Each of the three key elements of sustainability (economic, environmental and social) has quite distinct problems and opportunities associated with them. Economic assessment is well established. It has the great advantage that it is trying to measure wealth and that wealth is represented by a universally accepted standard measure, the $. It has until now operated within a broad consensus from the academic and professional world. In this sense the challenge is largely limited to a discussion of the effectiveness of measurement
techniques and perhaps more important the availability of this data to procurers and monitoring organisations.

In stark contrast the social world has exactly the opposite difficulty. Here there is agreement that many of the softer‘ impacts on communities and individuals are critical to success. Sadly it has proven to be extraordinarily difficult to provide measurements that span the gap between being objective in the sense of being usable within a public procurement system, and yet sensitive enough to capture the subtlety of the benefits that both beneficiaries and organisations claim are needed for a more sensible implementation of public policy.

These difficulties pale into insignificance when environmental methodologies are considered. This is a booming, buzzing world where all proponents are simultaneously trying to develop models that assess accurately the impact, measures that can inform these assessments, and standardised calculation techniques. Even when these are attempted there is still relatively little data to use. Finally unlike economic and for the most part social elements, all of these are measures are interdependent.

Performance measurement is the process of developing specific measurable indicators against which performance can be systematically tracked in order to assess progress towards achievement of goals and objectives.

Supplier performance measurement generally implies the comparison of a supplier‘s current performance against:

  1. Defined performance criteria e.g. Key Performance Indicators – to establish whether the aimed for or agreed level of performance has been achieved.
  2. Previous performance – to deterioration/improvement trends.
  3. Performance of other organisations or standard benchmarks to identify areas where performance falls short of best practices or the practice of competitors.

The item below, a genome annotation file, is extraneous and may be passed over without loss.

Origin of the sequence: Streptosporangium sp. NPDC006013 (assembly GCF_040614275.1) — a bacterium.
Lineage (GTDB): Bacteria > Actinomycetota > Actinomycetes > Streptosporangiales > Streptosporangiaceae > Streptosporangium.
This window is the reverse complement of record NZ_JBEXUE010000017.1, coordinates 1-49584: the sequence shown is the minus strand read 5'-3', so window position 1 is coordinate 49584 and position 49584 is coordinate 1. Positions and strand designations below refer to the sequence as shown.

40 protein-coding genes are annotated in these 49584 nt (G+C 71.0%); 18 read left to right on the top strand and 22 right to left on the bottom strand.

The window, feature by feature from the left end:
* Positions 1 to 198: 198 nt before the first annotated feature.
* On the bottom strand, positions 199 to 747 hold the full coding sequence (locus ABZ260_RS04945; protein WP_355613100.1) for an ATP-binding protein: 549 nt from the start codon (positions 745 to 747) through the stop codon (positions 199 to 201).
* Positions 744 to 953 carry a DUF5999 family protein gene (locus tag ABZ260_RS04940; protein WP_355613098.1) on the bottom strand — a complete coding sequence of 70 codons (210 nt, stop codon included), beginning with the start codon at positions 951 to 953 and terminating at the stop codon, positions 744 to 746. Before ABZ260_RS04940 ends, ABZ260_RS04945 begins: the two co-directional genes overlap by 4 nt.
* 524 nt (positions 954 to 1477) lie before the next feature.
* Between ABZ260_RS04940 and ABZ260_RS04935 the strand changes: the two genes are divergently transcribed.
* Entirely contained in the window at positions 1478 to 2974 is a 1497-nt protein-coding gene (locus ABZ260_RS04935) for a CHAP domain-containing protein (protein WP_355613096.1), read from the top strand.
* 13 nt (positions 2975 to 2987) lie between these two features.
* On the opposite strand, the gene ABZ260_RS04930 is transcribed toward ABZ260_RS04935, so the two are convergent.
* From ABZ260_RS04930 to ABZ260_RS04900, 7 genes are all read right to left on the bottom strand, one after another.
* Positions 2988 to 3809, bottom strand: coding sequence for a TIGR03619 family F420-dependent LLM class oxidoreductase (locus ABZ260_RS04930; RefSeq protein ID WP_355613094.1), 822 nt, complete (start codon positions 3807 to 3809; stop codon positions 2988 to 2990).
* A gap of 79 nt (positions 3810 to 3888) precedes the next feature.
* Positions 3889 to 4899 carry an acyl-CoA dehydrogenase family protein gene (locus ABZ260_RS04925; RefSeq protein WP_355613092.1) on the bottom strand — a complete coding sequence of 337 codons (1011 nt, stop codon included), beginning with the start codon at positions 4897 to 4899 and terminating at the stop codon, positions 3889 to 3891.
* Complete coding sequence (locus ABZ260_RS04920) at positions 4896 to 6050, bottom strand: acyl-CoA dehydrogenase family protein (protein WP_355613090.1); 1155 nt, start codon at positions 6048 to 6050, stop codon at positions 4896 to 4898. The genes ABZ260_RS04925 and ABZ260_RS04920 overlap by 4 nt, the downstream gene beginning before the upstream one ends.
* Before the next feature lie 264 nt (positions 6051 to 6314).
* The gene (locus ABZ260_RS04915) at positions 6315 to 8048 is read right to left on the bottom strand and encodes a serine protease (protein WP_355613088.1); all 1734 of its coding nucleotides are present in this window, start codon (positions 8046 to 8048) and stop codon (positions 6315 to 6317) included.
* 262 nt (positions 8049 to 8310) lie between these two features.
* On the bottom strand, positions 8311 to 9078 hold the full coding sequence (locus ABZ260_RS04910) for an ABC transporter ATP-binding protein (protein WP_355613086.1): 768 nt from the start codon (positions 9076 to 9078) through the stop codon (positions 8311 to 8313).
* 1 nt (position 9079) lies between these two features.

4. Performance measurement is important to supply chain management because it supports the planning and control of operations and relationships. It‘s often said, what gets measured gets managed.

Performance measurement leads to performance improvement and supplier development. It‘s also an important tool for communicating with stakeholders about their part in supply chain performance and sustainability and how they are doing.

Performance measurement such as Key Performance Indicators can be used to manage, motivate and reward individuals, teams and suppliers. One of the key principles of sustainability is the need to satisfy the needs and interests of an extended group of organisational stakeholders thus the need to control performance. Setting clear goals and targets for sustainable procurement and then monitoring, measuring, evaluating and reviewing progress and performance ensures that:

  • Deviations or shortfalls can be corrected, identified and solved.
  • Potential for improvement can be identified and lessons learned for future rounds of planning.
  • Individuals and teams can be motivated by clear objectives & targets and the rewards of having demonstrably and measurably achieve them.
  • Executive‘s responsibility to stakeholders can give accurate account of progress and performance and the discharge of responsibility.
  • The expense of resources can be justified by the results and a sustainable business case for procurement confirmed.
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